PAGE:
Connect civo k3s Cluster with Azure ARC

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First of Kubernetes aka k8s is a defacto orchestration engine for everyone now (believe it or not). Since people are creating kubernetes clusters in multiple clouds, on-premise, and trying to avoid a vendor lock-in kind of scenario there comes a need to manage all the clusters from one place. Now there are a lot of tools that help to do that and today I will be discussing Azure ARC.

Azure ARC

Back in 2019 Azure ARC was announced to closed preview and now it's available for all to experiment with. So what Azure arc lets you do, it helps you to manage infrastructure not running in Azure. Kubernetes clusters running in different cloud vendors or on Premise can leverage the Azure Tech stack for management.

to Explain how Azure ARC will help consider a scenario that you have 50 clusters spanned across various cloud vendors and on premise, With Azure Arc you will be able to get a unified view for all the clusters and also you will be able to leverage:

  • Security
  • Governance
  • Gitops
  • RBAC Major thing I would say is the access control and ability for the developers to deploy applications on all the clusters from a single place with the GitOps model. Which sounds interesting to me.

Screenshot 2020-07-08 at 9.50.52 PM.png Image is taken from Azure official blog

civo cloud has created a first-ever managed k3s cluster(you can get access by applying here ). So I will be using the k3s(certified kubernetes distribution) cluster. First login to civo cloud and create a cluster pretty simple and fast in less than 2 minutes as follows:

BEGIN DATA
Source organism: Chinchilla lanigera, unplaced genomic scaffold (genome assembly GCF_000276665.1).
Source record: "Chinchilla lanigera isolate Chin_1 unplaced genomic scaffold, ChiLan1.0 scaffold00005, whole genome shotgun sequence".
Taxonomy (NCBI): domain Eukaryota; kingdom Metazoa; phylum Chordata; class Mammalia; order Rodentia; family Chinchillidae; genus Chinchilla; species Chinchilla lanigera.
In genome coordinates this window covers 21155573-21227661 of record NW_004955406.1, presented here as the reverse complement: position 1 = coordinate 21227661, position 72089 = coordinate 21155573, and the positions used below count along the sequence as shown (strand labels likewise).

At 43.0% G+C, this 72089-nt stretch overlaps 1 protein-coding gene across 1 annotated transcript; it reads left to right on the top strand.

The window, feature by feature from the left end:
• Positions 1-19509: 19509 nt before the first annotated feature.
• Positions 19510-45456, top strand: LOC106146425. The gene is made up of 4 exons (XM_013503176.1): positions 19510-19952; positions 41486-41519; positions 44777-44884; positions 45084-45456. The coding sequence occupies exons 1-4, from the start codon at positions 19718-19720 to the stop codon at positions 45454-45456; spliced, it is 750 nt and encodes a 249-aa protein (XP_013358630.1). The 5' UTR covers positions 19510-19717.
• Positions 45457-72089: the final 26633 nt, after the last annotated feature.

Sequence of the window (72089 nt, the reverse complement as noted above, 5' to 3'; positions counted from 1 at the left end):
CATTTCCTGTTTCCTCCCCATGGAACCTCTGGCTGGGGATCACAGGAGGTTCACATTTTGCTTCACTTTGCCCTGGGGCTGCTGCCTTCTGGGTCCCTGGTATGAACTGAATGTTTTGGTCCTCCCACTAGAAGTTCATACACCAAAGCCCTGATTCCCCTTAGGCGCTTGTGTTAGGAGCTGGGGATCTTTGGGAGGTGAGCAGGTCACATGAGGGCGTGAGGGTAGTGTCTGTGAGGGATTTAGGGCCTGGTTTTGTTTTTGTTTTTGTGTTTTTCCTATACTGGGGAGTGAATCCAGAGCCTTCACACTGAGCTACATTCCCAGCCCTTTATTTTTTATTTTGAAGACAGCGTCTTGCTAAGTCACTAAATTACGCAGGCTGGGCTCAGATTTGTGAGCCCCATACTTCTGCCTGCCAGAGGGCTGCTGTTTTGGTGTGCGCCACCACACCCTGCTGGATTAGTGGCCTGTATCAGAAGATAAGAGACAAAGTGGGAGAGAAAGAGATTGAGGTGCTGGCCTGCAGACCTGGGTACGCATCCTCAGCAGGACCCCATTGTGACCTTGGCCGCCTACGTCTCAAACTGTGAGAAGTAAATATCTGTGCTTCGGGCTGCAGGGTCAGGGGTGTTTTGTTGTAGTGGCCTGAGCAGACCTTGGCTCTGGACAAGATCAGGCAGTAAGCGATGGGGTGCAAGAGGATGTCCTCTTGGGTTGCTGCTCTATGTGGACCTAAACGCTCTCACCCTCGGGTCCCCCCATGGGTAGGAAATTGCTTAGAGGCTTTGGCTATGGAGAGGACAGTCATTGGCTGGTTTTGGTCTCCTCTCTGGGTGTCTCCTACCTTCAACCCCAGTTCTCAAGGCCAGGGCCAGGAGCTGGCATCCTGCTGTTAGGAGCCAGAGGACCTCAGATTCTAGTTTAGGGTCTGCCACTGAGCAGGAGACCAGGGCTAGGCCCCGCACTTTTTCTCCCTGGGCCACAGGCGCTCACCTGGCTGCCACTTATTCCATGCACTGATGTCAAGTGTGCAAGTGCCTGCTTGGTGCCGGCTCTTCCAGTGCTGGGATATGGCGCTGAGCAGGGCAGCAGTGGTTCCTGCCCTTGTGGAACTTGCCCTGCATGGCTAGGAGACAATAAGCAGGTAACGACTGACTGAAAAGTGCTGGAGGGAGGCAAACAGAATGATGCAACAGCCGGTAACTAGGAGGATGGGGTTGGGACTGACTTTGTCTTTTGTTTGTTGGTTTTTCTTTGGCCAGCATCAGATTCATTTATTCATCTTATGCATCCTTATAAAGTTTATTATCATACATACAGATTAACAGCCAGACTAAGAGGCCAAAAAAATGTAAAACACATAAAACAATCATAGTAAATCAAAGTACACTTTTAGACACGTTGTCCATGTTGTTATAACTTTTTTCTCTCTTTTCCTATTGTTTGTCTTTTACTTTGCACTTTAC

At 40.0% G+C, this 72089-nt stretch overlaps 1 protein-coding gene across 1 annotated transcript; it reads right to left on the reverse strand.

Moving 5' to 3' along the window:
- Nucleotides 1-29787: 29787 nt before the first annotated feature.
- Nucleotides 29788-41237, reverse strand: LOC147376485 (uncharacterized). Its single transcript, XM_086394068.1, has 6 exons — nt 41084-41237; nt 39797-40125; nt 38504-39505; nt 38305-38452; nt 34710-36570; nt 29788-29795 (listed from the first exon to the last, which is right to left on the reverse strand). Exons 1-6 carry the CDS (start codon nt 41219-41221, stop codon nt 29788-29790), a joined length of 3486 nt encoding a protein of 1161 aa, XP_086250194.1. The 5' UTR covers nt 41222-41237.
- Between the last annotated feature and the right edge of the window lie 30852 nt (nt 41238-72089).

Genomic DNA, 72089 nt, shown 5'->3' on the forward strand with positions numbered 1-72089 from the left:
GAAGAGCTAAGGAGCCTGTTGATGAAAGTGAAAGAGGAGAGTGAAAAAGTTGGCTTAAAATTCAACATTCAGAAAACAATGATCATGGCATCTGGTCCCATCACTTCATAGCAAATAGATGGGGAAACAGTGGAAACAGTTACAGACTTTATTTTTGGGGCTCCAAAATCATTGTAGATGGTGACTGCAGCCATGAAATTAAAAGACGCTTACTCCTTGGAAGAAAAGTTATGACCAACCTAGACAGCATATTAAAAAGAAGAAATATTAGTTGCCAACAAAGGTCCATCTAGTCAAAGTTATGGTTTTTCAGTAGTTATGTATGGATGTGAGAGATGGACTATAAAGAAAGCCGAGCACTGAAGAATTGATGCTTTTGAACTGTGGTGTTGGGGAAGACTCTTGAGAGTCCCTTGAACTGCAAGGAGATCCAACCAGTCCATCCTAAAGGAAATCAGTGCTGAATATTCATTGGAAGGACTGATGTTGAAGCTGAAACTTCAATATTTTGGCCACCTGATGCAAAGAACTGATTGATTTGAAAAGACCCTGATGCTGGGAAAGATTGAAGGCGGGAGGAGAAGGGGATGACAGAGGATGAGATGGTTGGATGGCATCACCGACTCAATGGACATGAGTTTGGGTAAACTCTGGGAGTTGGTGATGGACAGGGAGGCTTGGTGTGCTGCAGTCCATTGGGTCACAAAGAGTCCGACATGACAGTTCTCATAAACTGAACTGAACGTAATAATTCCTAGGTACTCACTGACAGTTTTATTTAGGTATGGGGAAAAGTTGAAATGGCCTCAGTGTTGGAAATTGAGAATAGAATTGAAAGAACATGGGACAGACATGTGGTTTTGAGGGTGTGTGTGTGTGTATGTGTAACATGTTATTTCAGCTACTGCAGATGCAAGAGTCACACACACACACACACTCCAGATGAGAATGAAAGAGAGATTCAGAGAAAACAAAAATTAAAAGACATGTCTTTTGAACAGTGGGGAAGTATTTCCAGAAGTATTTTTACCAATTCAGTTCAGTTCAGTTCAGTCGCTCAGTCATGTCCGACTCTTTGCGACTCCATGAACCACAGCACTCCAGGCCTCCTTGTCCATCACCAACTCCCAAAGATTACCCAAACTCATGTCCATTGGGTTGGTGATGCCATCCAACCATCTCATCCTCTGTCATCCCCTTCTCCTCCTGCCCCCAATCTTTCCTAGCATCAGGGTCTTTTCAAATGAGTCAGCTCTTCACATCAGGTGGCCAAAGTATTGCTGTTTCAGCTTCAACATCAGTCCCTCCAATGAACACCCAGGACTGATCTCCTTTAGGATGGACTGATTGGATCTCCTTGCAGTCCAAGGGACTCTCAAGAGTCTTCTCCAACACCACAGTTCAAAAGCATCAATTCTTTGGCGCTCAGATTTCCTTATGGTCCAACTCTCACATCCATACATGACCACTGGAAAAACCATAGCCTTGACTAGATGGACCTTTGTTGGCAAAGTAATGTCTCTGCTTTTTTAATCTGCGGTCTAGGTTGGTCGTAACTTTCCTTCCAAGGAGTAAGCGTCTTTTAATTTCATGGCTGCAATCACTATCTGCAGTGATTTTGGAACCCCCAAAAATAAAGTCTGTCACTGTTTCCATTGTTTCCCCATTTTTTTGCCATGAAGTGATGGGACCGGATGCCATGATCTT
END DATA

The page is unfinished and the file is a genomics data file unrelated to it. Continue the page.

dd.png

Let the cluster get created meanwhile let's configure and enable Azure ARC 1) Install Azure CLI - docs

2) Run following commands to enable azure arc feature

az login 
az feature register --namespace Microsoft.Kubernetes --name previewAccess 
az feature register --namespace Microsoft.KubernetesConfiguration --name sourceControlConfiguration

Verify the enablement by :
az feature list -o table | grep Kubernetes
Microsoft.Kubernetes/previewAccess                                                Registered
Microsoft.KubernetesConfiguration/sourceControlConfiguration                      Registered

Now Register the providers

az provider register --namespace Microsoft.Kubernetes
az provider register --namespace Microsoft.KubernetesConfiguration

Check if they are completed:
az provider show -n Microsoft.Kubernetes -o table 
az provider show -n Microsoft.KubernetesConfiguration -o table

All these commands will take some time to take effect so show some patience here.

Install kubernetes extensions(either add or update)

az extension add --name connectedk8s 
az extension add --name k8sconfiguration

az extension update --name connectedk8s 
az extension update --name k8sconfiguration

Install Helm3 as Azure Arc used Helm 3 for installing the agents on the cluster. You can install helm 3 from the docs.

3) Go to Azure Arc in Azure portal

Screenshot 2020-07-08 at 11.32.58 PM.png

Select Register Cluster Screen 1 will show all the prerequisite steps to be performed out of which I have done all except downloading the kubeconfig file Screenshot 2020-07-08 at 11.34.54 PM.png